There are over 600 million credit cards in circulation that accounts for 1.5 Trillion dollars in consumer spending. An estimated 115 million card holders carry a balance on their credit cards every month, also known as “the revolvers”. These cardholders are the “sweet spot” for the banking industry that generate over $30 billion dollars a year in interest and fees. - Source
If you’re like me and pay off your credit cards every month, we are known as the “deadbeats” to the credit card companies. Deadbeats are consumers who avoid interest and fees by paying off their balances in full every month, rather than paying the minimum payment and carrying a balance.
Why it Pays to be a Deadbeat
Credit card companies can automatically increase your interest rate if they have any reason to believe that the risk of being repaid by the customer has increased. This means that if you’re accumulating too much debt on your credit card or if you fell behind on any other obligations such as a mortgage or a car, this is enough reason for them to increase your rate. This practice is called the “universal default”.
Let’s say for example you have a Chase credit card at a 6.9% interest rate and a Citi credit card at 11%. It was the holiday season and you went out to buy gifts for friends and family. You charged all the gifts on your Citi credit card and went near the high credit limit that was available. As a financially responsible cardholder, you promptly paid off the balance in full the next month. A few days later, you receive a letter in the mail from Chase stating that your interest rate is being increased from 6.9% to 19.9%. It doesn’t make sense does it? Banks are allowed to increase your interest rate at any hint that you may be a high risk customer.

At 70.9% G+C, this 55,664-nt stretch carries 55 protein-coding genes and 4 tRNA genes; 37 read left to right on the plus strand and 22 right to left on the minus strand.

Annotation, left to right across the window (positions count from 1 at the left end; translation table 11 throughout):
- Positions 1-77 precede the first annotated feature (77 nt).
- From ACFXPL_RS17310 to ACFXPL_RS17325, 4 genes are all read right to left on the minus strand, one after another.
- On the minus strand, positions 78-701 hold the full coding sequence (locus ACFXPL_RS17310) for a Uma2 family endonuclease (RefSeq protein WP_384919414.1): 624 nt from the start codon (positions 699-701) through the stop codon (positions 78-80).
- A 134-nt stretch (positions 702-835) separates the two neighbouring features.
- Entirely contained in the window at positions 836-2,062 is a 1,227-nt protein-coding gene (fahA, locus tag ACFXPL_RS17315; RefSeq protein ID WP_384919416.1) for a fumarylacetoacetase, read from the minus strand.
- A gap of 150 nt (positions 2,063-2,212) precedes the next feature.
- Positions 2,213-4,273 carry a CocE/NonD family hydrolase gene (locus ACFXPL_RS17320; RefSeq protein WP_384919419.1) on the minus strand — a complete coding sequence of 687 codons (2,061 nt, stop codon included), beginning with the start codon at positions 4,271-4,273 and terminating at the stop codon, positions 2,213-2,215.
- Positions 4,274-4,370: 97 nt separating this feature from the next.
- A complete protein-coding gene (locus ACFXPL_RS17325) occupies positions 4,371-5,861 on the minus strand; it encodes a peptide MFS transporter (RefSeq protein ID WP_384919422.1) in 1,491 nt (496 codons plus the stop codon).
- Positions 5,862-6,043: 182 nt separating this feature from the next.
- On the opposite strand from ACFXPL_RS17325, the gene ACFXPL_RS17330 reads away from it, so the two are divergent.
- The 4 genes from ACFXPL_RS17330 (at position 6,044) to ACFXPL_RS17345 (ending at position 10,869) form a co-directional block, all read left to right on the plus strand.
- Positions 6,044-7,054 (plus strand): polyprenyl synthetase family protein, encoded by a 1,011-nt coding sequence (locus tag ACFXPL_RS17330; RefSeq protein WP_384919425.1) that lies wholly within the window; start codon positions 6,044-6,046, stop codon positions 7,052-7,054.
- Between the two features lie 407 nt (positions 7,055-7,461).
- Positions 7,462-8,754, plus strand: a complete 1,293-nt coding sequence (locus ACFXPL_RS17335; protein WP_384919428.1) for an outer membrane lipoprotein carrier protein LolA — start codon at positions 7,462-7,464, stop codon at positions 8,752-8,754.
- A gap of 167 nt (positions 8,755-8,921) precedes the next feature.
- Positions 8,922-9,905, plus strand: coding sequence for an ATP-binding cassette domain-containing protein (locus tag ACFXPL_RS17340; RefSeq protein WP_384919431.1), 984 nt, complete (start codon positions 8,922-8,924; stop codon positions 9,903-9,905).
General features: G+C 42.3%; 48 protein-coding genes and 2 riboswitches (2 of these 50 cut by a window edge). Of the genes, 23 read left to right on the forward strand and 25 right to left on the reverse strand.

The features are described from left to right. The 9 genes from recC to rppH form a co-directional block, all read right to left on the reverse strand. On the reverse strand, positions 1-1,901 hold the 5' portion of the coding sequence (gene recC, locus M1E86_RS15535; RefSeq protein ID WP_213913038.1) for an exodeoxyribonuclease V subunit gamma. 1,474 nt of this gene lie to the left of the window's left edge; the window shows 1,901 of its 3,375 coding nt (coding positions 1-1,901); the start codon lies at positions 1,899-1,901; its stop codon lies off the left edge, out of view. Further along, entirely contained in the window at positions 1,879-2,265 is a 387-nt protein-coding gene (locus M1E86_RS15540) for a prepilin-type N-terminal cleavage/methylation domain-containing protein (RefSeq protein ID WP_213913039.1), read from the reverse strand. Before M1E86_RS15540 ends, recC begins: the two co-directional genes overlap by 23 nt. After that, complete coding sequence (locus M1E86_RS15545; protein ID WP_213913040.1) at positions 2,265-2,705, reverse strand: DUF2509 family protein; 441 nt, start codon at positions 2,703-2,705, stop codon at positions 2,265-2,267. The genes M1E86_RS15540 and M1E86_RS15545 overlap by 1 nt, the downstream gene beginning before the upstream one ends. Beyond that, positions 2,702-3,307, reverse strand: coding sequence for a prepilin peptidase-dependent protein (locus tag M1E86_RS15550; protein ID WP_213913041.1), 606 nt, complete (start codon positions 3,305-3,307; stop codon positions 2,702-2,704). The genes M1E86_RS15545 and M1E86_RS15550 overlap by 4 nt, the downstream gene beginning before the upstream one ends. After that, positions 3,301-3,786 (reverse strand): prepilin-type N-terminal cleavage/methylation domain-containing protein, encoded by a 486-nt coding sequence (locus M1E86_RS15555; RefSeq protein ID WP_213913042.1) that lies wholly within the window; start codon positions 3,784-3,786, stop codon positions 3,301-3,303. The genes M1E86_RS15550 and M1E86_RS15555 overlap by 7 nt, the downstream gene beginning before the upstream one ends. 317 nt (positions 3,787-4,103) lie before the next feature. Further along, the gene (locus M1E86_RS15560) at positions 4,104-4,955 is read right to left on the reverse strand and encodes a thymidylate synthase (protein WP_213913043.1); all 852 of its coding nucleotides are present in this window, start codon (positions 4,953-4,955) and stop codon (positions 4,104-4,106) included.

Usury laws were designed to help protect consumers from lenders who charge high interest rates. However, major credit card issuers are based in states without usury laws. Let’s take the example from above. If you have a Citibank credit card, take a look at where they’re located. South Dakota. If you have a Chase credit card, you’ll notice that they’re located in Delaware. So what do these two states have in common? These two states have no caps on the interest rate they can charge consumers!
Why Creditors Love “Revolvers”
Besides the obvious that “revolvers” pay only the minimum payment and generate huge profits for credit card companies, creditors understand that it’s difficult for someone to change their spending habit. A consumer who recently filed for bankruptcy is a prime target.
“Nearly all debtors stated that they had received offers for credit in the first months following their bankruptcy” -Source
Frequency of Credit Offers Per Month in First Year after Bankruptcy – Source
So why are families fresh out of bankruptcy such an ideal target? It’s hard to imagine someone to dramatically increase their income in the first few years out of bankruptcy. Just because someone filed for bankruptcy doesn’t necessarily mean that they’re more financially responsible. People in financial distress are more likely to carry balances, exceed their credit limit, and use cash advances (which carry higher interest rates). So what now? New bankruptcy laws prohibit consumers filing for bankruptcy within 8 years; this means 8 years of minimum payments to the creditors! The banks have just hit their “Sweet Spot!”
How to go from a “Revolver” to a “Deadbeat”
By now, who wouldn’t want to be a “deadbeat”? I can write an entire article on how to save money and pay off your debts. Off the top of my head, the single biggest advice I can give you is to live within your means and start a budget. I know it sounds lame, but I challenge you to create a monthly budget and stick with it for at least 3 months! Anyone who is overwhelmed with debt and on the verge of default, there are realistically only a few options: credit counseling, debt settlement, and bankruptcy (if you haven’t already filed within 8 years). You can go to SpringCoin to get a free debt analysis if you feel you’ve dug a hole too deep.
I’ll end it on this note: Congratulations to all the deadbeats out there!